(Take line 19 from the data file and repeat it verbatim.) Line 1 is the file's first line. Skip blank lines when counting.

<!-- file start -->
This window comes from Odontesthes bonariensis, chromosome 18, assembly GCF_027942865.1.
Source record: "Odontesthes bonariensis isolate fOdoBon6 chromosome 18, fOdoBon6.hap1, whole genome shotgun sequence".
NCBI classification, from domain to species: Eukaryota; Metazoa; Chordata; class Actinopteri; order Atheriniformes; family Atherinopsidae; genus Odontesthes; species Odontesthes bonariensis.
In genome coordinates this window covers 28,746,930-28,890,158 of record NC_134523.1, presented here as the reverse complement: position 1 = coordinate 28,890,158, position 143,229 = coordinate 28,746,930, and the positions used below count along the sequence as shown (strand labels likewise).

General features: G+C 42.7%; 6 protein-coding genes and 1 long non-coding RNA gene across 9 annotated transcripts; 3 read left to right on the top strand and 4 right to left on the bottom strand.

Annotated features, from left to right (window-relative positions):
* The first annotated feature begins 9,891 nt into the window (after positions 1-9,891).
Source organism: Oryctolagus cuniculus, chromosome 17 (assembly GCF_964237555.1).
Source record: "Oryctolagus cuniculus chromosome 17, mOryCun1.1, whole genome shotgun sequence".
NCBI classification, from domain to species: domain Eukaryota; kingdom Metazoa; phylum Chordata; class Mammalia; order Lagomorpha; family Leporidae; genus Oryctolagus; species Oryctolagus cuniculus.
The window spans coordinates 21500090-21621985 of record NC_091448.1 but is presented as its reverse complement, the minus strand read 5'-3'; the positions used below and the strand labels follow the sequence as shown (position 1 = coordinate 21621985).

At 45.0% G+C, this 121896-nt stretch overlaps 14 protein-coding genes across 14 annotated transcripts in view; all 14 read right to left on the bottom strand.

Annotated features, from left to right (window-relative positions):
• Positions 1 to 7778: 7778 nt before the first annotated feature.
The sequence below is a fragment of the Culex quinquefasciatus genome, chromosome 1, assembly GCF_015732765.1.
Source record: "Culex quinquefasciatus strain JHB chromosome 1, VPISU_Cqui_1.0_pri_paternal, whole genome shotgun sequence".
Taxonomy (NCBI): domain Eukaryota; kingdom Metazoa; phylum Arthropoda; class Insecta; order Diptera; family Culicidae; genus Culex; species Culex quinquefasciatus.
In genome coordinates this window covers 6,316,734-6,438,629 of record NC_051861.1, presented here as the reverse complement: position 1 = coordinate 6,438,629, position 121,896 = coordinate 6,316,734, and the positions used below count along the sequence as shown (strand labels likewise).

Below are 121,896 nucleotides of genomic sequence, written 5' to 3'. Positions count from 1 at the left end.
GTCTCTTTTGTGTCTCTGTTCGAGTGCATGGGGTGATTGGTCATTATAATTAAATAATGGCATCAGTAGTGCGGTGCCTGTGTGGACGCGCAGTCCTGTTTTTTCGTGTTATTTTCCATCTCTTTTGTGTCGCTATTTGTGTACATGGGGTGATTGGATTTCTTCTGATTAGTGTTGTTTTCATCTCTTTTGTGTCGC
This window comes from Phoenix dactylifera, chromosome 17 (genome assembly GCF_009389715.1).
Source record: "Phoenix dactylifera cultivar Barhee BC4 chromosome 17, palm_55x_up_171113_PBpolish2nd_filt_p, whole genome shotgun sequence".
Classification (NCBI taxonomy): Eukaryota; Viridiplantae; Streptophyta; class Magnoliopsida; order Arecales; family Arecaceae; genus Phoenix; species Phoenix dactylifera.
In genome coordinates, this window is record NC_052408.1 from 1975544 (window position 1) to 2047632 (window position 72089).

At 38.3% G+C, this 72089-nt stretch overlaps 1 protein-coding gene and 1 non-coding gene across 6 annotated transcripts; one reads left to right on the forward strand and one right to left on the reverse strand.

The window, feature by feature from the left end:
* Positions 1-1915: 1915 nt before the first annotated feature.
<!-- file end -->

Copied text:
Below are 121,896 nucleotides of genomic sequence, written 5' to 3'. Positions count from 1 at the left end.